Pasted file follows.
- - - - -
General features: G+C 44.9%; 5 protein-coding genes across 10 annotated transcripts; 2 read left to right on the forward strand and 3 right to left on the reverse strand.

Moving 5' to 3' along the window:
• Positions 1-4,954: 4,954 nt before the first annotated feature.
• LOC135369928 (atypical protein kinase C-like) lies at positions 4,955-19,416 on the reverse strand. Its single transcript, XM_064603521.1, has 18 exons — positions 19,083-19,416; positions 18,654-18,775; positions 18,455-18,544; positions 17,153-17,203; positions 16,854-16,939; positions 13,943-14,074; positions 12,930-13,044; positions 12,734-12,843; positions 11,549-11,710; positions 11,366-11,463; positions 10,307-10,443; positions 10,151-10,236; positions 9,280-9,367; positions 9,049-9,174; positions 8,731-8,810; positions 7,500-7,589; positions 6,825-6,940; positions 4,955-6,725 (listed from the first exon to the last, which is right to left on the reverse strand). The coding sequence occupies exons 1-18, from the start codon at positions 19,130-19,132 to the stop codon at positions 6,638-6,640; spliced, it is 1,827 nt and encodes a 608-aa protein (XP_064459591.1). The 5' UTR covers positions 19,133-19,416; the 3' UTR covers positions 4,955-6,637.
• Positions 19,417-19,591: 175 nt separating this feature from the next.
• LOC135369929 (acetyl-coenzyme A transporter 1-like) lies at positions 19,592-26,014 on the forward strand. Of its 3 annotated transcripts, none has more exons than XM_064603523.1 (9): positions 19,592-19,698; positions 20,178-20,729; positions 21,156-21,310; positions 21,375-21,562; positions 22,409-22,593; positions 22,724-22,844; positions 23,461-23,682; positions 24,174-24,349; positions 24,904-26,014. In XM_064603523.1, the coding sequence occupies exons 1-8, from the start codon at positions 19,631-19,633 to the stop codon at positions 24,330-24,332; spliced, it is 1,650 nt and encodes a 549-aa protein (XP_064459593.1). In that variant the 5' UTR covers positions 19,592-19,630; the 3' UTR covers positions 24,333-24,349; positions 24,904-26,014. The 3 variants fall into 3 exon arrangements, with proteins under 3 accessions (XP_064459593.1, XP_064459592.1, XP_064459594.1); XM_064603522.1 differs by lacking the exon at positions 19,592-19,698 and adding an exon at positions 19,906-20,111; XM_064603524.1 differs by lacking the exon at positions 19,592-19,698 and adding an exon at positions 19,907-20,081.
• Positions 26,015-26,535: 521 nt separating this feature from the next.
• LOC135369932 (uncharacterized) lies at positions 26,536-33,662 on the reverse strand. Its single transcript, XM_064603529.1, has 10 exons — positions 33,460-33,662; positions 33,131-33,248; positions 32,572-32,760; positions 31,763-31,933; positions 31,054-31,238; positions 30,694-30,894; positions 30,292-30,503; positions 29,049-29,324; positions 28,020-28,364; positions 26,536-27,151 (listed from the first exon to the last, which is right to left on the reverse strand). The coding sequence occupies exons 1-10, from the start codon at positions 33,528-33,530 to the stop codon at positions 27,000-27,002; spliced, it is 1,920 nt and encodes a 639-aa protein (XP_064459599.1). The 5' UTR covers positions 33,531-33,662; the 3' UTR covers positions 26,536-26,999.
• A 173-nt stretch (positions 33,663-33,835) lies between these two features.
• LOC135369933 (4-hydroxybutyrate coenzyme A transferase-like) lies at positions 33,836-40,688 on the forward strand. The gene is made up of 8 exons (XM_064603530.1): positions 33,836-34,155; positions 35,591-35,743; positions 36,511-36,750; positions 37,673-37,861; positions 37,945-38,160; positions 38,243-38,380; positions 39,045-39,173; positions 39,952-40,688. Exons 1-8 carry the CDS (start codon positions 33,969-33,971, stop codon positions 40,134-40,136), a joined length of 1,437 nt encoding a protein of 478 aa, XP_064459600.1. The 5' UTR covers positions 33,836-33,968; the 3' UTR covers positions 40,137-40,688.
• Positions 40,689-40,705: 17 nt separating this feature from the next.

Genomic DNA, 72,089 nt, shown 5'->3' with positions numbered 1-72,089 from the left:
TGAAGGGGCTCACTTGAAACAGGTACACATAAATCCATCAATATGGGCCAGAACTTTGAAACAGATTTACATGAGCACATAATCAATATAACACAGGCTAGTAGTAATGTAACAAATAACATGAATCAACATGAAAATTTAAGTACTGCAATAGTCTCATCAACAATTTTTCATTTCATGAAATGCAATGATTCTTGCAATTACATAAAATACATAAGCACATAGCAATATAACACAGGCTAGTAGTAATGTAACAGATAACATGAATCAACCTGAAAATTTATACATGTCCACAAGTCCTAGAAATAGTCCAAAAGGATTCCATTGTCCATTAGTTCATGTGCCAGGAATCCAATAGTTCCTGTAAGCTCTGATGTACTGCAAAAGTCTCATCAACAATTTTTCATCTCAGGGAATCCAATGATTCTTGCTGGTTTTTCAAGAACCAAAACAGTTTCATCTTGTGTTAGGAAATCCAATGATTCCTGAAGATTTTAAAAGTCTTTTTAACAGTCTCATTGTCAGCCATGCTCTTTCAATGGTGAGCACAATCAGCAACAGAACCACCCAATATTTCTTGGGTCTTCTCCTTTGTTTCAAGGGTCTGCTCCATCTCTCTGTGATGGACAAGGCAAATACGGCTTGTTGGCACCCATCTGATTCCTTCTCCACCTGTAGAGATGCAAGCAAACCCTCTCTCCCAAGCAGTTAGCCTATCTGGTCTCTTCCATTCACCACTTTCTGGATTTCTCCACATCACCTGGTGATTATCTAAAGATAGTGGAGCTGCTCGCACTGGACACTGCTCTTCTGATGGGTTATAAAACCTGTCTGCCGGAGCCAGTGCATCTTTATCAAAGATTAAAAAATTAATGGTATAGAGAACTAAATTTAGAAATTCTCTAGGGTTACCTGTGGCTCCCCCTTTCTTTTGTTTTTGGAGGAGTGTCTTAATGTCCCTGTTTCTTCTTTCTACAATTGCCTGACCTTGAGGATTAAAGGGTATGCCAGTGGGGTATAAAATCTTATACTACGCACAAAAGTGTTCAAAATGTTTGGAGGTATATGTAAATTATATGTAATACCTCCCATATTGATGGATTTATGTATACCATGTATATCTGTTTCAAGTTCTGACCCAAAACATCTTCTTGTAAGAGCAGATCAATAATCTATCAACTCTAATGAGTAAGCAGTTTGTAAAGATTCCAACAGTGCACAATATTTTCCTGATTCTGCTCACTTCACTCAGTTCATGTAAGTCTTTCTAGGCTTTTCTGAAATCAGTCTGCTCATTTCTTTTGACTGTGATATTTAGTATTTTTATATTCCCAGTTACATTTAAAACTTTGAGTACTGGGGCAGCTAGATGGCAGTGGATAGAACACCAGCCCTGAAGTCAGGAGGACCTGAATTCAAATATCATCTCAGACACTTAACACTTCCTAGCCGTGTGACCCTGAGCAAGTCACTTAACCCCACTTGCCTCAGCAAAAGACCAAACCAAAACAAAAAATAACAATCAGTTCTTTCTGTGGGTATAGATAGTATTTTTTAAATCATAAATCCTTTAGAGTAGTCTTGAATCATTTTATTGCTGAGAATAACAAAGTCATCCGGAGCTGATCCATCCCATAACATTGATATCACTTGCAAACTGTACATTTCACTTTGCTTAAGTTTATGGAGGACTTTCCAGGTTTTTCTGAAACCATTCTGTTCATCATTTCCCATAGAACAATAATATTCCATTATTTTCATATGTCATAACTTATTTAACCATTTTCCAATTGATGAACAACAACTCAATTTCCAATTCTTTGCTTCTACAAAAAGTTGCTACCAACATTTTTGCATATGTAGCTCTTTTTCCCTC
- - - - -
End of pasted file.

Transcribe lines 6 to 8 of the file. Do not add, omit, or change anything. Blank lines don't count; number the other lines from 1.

• LOC135369929 (acetyl-coenzyme A transporter 1-like) lies at positions 19,592-26,014 on the forward strand. Of its 3 annotated transcripts, none has more exons than XM_064603523.1 (9): positions 19,592-19,698; positions 20,178-20,729; positions 21,156-21,310; positions 21,375-21,562; positions 22,409-22,593; positions 22,724-22,844; positions 23,461-23,682; positions 24,174-24,349; positions 24,904-26,014. In XM_064603523.1, the coding sequence occupies exons 1-8, from the start codon at positions 19,631-19,633 to the stop codon at positions 24,330-24,332; spliced, it is 1,650 nt and encodes a 549-aa protein (XP_064459593.1). In that variant the 5' UTR covers positions 19,592-19,630; the 3' UTR covers positions 24,333-24,349; positions 24,904-26,014. The 3 variants fall into 3 exon arrangements, with proteins under 3 accessions (XP_064459593.1, XP_064459592.1, XP_064459594.1); XM_064603522.1 differs by lacking the exon at positions 19,592-19,698 and adding an exon at positions 19,906-20,111; XM_064603524.1 differs by lacking the exon at positions 19,592-19,698 and adding an exon at positions 19,907-20,081.
• Positions 26,015-26,535: 521 nt separating this feature from the next.
• LOC135369932 (uncharacterized) lies at positions 26,536-33,662 on the reverse strand. Its single transcript, XM_064603529.1, has 10 exons — positions 33,460-33,662; positions 33,131-33,248; positions 32,572-32,760; positions 31,763-31,933; positions 31,054-31,238; positions 30,694-30,894; positions 30,292-30,503; positions 29,049-29,324; positions 28,020-28,364; positions 26,536-27,151 (listed from the first exon to the last, which is right to left on the reverse strand). The coding sequence occupies exons 1-10, from the start codon at positions 33,528-33,530 to the stop codon at positions 27,000-27,002; spliced, it is 1,920 nt and encodes a 639-aa protein (XP_064459599.1). The 5' UTR covers positions 33,531-33,662; the 3' UTR covers positions 26,536-26,999.